Fibre - adds bulk to food and absorbs poisons - All-Bran, brown rice/bread

Water - a variety of functions, including cell solvent, transport, etc

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GCSE B1 - What's for Lunch

Problems with obesity - risk of arthritis, heart disease, diabetes, breat cancer

Balanced diet

Proteins are needed for growth and repair. They are made from amino acids that are essential, as the body can't make these so they need to be obtained from the diet. Non-essential amino acids can be made from other amino acids.

BMI - Body Mass Index - mass(kg)/height (m)2

Protein deficiency - Kwashiorkor is caused from starcation. Without protein, their bodies cannot absorb excess water so their bellies swell.

Meat and Fish contain first-class proteins

RDA - Recommended Daily Allowance - 0.75 * mass(kg) = __g

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GCSE B1 - What's for Lunch

Types of Diet - Muslim, Jewish, Vegan, Vegetarian, Allergies

People choose their diets due to religion, choice or allergy.

Muslims will only eat Halal meat, which is blessed.

Jews don't eat pork as they believe pigs are dirty animals.

Vegetarians and Vegans do not eat anything killed, but Vegans do not eat anything from animals.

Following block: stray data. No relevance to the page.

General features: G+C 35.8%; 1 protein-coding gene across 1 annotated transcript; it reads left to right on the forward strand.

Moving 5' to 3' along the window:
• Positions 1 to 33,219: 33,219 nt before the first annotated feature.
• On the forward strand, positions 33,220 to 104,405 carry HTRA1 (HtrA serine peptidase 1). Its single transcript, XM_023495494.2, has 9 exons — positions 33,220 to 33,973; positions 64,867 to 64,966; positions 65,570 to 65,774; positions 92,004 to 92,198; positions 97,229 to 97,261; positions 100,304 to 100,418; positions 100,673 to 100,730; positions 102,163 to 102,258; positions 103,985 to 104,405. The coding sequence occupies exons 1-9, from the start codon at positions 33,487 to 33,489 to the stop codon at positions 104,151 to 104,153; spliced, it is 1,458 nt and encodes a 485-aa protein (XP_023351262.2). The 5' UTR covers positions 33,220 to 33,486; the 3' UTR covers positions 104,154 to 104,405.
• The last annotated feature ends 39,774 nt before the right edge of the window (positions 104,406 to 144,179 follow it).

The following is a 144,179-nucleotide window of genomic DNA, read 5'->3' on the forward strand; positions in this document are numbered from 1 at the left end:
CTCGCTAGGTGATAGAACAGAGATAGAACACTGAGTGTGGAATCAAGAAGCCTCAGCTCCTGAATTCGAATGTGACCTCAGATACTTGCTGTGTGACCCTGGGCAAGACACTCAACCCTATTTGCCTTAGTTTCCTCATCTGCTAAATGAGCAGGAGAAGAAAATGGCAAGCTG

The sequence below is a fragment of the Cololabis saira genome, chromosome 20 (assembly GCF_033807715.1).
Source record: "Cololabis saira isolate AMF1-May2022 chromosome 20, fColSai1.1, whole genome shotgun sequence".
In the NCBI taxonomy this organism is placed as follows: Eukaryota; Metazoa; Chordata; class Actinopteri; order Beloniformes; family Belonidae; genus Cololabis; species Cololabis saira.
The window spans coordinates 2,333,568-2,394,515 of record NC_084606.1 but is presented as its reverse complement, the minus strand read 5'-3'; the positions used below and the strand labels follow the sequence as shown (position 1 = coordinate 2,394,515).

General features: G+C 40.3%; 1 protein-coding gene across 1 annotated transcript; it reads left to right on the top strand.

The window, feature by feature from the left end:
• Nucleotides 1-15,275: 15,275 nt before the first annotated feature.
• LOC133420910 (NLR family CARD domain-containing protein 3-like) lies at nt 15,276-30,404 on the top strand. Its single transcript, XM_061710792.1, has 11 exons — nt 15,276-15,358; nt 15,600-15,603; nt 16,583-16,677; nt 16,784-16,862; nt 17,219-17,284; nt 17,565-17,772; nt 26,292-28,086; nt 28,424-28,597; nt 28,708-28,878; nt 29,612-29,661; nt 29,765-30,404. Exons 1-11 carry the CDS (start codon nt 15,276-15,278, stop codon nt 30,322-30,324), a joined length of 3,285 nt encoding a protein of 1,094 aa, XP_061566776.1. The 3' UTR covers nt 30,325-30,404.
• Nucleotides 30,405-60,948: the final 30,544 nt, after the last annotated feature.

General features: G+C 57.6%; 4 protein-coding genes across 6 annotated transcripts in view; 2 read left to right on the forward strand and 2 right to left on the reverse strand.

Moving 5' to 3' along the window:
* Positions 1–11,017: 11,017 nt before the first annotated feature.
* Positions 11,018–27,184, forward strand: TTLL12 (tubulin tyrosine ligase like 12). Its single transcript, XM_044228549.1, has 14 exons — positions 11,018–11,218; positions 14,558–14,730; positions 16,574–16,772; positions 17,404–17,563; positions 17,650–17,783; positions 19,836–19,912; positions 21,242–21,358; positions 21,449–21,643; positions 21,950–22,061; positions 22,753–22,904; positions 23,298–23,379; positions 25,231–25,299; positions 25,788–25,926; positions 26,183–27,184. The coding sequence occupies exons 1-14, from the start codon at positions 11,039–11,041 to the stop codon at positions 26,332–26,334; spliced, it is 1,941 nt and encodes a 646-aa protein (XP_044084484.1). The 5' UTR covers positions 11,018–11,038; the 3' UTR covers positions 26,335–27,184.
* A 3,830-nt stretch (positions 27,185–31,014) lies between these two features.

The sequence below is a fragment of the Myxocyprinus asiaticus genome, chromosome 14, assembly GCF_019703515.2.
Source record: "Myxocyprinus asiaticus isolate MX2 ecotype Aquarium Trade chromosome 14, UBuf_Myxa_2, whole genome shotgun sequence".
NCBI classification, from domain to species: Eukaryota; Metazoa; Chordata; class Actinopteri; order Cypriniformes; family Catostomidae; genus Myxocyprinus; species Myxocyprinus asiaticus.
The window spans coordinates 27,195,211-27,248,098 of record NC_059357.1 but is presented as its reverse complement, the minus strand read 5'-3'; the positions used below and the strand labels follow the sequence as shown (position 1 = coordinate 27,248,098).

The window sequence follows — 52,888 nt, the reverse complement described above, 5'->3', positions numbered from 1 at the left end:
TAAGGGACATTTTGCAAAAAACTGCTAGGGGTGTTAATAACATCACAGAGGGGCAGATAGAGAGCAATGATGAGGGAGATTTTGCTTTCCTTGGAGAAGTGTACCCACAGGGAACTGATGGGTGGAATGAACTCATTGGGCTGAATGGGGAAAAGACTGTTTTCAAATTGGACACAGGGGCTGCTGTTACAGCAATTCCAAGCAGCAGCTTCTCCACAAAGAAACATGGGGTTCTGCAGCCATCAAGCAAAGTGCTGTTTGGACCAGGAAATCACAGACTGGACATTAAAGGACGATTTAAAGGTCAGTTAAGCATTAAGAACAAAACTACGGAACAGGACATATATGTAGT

When you are allergic to a certain food, you have to make sure you don't eat it.

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GCSE B1 - What's for Lunch

Digestion - to break down large molecules of food to small molecules, insoluble to soluble.

Mechanical digestion - chewing

Peristalsis and chemical digestion - using enzymes

Carbohydrates, proteins and lipids need to be digested.

Carbohydrates ^ Carbohydrase ^ simple sugar

Proteins ^ Protease ^ amino acids

Lipids ^ Lipase ^ Fatty acids and glycerol

The gall bladder stores the bile, which is used in digestion.

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GCSE B1 - Keeping Healthy

Pathogens - disease-causing organisms. There are four types -

Fungi - athlete's foot Viruses - flu

Bacteria - cholera Protozoa - malaria

Preventing Diseases - Body's Defences

Skin stops entry of pathogens

Hydrochloric acid in stomach kills pathogens

Sticky mucus lines membranes in breathing system trapping pathogens

Blood clots to heal wounds

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GCSE B1 - Keeping Healthy

Diseases and Disorders